By Dr. Mohammad Akram Nadwī
Any phobia has two directions from which it arises. One direction is from the person himself who is suffering the phobia, some cause in him, psychological or cultural. The other direction is from that which the phobia is about. In this case, Muslims should realise and admit to themselves that they are hated not necessarily for being Muslims but for their actual behaviours, or justifiable suspicions about how they might behave.
There is nothing that can be done by Muslims to prevent that part of Islamophobia which emerges from the psychology or culture of those who hate Islam. So, there is very little point in trying to combat this side of Islamophobia. However, as for the other side, the hatred that is provoked not by Muslims being Muslim but by how Muslims behave, by what they do in the spaces which they inhabit in common with non-Muslims: this kind of behavior can be amended and if it is then the external cause of Islamophobia has no reason to persist. It is important to remember that Muslims as Muslims have a duty to their neighbours, at the very least not to cause them nuisance or harm or loss. However, a Muslim life cannot be shaped in order to gain the approval of non-Muslims, most certainly not those non-Muslims who hate Islam for their private psychological or cultural reasons. Rather, being good to your neighbours is a universal value strongly stressed in the Qur’an and in the character and example of the Prophet.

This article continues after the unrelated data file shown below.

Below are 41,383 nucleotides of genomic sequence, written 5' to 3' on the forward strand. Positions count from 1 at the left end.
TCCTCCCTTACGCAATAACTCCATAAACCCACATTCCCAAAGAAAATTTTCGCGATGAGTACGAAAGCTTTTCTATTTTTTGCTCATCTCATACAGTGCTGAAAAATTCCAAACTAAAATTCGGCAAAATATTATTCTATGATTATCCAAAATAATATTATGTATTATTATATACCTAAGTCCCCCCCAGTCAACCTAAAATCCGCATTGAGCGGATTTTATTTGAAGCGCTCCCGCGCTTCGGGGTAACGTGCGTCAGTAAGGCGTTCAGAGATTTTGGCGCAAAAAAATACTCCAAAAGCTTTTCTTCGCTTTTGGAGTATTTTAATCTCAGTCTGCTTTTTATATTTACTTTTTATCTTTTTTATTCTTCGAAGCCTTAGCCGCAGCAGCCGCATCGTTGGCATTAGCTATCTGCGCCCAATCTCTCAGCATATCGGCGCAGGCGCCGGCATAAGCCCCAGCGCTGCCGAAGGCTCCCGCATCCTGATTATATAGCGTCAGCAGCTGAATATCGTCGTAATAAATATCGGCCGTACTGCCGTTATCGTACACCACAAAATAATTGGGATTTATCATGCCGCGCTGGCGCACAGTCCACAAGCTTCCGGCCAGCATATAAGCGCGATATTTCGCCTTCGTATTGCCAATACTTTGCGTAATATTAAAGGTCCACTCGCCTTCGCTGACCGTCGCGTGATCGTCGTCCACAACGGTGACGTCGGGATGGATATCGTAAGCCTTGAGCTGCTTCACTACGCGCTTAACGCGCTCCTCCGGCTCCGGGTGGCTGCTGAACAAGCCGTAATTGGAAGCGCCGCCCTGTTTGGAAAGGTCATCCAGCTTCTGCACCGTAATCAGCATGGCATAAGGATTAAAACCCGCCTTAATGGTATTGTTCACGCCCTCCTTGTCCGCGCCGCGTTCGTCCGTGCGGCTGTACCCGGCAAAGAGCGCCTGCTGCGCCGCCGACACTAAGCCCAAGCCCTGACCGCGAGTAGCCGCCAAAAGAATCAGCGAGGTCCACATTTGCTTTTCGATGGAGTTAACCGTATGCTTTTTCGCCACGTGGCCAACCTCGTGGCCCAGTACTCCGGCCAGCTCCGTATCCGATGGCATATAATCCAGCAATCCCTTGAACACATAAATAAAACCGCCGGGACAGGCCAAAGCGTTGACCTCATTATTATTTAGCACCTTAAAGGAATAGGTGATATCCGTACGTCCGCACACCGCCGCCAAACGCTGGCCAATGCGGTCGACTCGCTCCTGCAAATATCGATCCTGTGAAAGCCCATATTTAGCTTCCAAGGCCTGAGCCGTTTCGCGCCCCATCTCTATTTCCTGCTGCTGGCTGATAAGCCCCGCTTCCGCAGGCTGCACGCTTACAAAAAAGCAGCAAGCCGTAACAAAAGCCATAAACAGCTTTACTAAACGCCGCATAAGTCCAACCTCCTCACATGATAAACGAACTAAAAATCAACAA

Most important of all is not to reciprocate such a phobia. The Qur’an expresses some very severe criticisms of Jews and Christians at the time of its revelation. It urges the believers to be wary of alliances and dependencies that rely on the good will of the Jews and Christians. Nevertheless, the Qur’an does not say all Jews or all Christians are, just by the fact of being Jews or Christians, unworthy to be trusted and treated with respect and civility. On the contrary the Book says many times that among both Jews and Christians there are virtuous and pious people who believe in God and the Last Day and who do good works. That is what makes it possible, indeed obligatory, for Muslims to judge others not by their communal belonging but by their behaviour and their disposition.